Amongst archaeological sites worth visiting, Choirokoitia is one of the best preserved sites of a prehistoric settlement brought to light in the Eastern Mediterranean, and has been declared a UNESCO World Heritage site.
The church of Angeloktisti, in the village of Kiti, has one of the finest examples of Byzantine art of the Justinian period, a rare 6th century mosaic of the Virgin and Child between two archangels, while perched dramatically on a rocky peak with a panoramic view over the surrounding hillsides, sits the solitary monastery of Stavrovouni, one of the oldest monasteries in Cyprus.
Feel the romance in the air in the land where Aphrodite, goddess of love and beauty, once roamed. Swim in the sea by the rocks known as Petra tou Romiou where she was believed to have risen from the waves, make a pilgrimage to her sanctuary at Kouklia, or visit the grotto near Polis where she was supposed to have bathed. The Pafos region is the perfect place to celebrate a wedding or go for your honeymoon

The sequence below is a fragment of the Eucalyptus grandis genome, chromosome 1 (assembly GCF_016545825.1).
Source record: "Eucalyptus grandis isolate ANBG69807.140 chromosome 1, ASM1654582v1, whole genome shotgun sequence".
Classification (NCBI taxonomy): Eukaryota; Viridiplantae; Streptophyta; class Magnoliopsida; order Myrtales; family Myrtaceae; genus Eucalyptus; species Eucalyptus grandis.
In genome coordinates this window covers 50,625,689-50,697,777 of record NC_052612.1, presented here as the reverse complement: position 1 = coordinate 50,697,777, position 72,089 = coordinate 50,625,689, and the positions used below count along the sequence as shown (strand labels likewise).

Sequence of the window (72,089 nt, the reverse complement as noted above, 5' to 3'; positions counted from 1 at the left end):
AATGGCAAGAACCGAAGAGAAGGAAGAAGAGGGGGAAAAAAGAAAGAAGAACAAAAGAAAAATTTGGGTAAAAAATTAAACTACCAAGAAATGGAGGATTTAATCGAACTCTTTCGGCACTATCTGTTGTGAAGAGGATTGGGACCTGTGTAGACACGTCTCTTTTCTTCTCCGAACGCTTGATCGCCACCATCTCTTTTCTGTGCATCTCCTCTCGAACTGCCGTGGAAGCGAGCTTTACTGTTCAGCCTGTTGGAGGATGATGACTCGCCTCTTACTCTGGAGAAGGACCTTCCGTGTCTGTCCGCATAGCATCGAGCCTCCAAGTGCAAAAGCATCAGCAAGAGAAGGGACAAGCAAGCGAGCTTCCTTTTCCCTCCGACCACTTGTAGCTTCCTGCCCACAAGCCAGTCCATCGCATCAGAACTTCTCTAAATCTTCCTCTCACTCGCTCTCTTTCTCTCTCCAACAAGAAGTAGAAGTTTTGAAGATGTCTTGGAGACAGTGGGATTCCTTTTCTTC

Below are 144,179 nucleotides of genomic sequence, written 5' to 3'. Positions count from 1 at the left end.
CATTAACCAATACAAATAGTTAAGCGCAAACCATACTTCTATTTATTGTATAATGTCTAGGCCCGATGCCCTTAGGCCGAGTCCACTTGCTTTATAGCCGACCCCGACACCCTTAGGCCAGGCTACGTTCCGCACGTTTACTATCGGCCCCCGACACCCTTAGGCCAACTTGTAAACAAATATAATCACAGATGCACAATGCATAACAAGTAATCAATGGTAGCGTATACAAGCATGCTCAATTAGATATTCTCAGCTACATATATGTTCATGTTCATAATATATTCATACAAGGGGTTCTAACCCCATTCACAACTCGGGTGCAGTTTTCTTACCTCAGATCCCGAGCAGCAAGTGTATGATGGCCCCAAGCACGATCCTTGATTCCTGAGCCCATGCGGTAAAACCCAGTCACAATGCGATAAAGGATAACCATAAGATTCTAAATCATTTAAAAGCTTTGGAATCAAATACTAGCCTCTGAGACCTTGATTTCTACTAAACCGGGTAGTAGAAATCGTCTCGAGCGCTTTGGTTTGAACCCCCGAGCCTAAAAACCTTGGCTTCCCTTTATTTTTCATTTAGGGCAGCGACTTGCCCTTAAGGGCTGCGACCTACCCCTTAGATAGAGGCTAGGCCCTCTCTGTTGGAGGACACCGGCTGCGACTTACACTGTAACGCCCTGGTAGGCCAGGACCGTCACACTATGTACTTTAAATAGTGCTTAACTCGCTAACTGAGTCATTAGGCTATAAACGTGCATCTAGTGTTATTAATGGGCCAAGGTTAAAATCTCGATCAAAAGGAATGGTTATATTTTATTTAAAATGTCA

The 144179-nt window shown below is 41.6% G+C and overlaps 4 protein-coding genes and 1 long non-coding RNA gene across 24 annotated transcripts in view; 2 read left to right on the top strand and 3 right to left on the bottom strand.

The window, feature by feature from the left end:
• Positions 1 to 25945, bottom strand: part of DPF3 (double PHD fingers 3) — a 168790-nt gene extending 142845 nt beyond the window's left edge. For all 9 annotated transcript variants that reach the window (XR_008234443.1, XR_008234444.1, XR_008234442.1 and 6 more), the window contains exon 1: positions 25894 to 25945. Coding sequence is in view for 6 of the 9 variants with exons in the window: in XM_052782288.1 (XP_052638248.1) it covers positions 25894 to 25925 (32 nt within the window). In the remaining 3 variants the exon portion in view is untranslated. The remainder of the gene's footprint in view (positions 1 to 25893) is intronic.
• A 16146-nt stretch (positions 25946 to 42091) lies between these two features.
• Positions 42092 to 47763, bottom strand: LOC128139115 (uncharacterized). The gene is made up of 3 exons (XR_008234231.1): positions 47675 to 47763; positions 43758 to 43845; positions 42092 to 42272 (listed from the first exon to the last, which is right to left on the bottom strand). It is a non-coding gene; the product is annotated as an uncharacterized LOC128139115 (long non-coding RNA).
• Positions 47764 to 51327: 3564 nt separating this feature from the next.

Pafos town, with its pleasant harbour and medieval fort, combines a cosmopolitan holiday resort, spectacular countryside and historical sites. The region offers the possibility of combining sea and mountains as well as getting a taste of culture with its many archaeological sites.
Admire the view at Maa-Paleokastro, the site on a peninsula near Coral Bay, where the Mycenaean Greeks first landed in Cyprus in the Bronze Age. Explore inland by going on a wine tour of the villages, stopping off at Chrysorrogiatissa monastery with its fine icons where you can get a taste of the locally produced vintage wine from its own winery. Or indulge in one of the many activities available, from playing a round of golf at a premier golf resort, indulging in a sea sport, such as swimming, diving or sailing, or going for the thrill of a water park or karting centre.